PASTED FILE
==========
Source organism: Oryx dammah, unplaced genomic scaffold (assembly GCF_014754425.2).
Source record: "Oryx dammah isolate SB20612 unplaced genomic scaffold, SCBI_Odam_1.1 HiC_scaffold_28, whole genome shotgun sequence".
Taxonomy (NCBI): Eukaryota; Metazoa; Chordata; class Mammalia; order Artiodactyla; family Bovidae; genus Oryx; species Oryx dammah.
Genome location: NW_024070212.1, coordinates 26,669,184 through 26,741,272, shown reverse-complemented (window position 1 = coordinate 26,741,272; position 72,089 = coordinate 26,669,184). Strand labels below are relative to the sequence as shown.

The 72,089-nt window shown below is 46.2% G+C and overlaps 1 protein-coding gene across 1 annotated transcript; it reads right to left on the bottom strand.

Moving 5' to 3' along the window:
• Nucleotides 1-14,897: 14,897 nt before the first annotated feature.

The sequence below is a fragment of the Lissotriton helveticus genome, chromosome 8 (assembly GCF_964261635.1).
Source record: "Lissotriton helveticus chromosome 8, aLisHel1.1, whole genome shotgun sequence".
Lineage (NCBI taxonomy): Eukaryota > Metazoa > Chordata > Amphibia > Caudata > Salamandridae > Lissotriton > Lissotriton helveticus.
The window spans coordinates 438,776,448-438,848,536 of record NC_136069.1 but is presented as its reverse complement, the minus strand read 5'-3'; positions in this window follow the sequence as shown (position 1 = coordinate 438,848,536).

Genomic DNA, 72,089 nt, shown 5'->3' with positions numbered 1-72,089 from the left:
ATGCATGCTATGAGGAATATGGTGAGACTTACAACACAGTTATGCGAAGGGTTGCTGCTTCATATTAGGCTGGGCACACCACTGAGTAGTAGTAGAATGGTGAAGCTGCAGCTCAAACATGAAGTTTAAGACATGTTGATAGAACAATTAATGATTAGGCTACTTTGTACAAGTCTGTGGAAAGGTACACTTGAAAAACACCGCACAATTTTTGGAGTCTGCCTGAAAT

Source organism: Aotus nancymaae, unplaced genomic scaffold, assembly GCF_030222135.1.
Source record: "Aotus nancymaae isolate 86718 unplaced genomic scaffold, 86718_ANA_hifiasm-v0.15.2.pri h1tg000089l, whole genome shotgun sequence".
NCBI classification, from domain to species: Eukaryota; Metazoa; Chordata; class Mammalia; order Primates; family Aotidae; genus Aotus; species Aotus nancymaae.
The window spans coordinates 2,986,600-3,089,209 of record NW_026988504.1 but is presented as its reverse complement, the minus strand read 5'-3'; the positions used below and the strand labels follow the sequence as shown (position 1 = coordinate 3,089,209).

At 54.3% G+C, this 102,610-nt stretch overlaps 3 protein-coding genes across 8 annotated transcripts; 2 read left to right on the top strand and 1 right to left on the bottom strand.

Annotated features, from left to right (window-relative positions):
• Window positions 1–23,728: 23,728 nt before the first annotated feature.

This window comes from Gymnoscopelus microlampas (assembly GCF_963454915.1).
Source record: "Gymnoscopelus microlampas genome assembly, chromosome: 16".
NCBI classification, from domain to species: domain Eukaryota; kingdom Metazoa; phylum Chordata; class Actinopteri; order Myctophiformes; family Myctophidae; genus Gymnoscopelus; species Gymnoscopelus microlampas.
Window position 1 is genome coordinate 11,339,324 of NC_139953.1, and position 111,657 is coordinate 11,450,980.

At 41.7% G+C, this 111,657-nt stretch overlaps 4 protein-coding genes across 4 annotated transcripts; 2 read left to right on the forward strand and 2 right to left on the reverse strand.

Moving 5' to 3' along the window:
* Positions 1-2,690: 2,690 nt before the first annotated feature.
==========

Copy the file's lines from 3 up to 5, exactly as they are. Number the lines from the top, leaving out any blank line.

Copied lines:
Taxonomy (NCBI): Eukaryota; Metazoa; Chordata; class Mammalia; order Artiodactyla; family Bovidae; genus Oryx; species Oryx dammah.
Genome location: NW_024070212.1, coordinates 26,669,184 through 26,741,272, shown reverse-complemented (window position 1 = coordinate 26,741,272; position 72,089 = coordinate 26,669,184). Strand labels below are relative to the sequence as shown.

The 72,089-nt window shown below is 46.2% G+C and overlaps 1 protein-coding gene across 1 annotated transcript; it reads right to left on the bottom strand.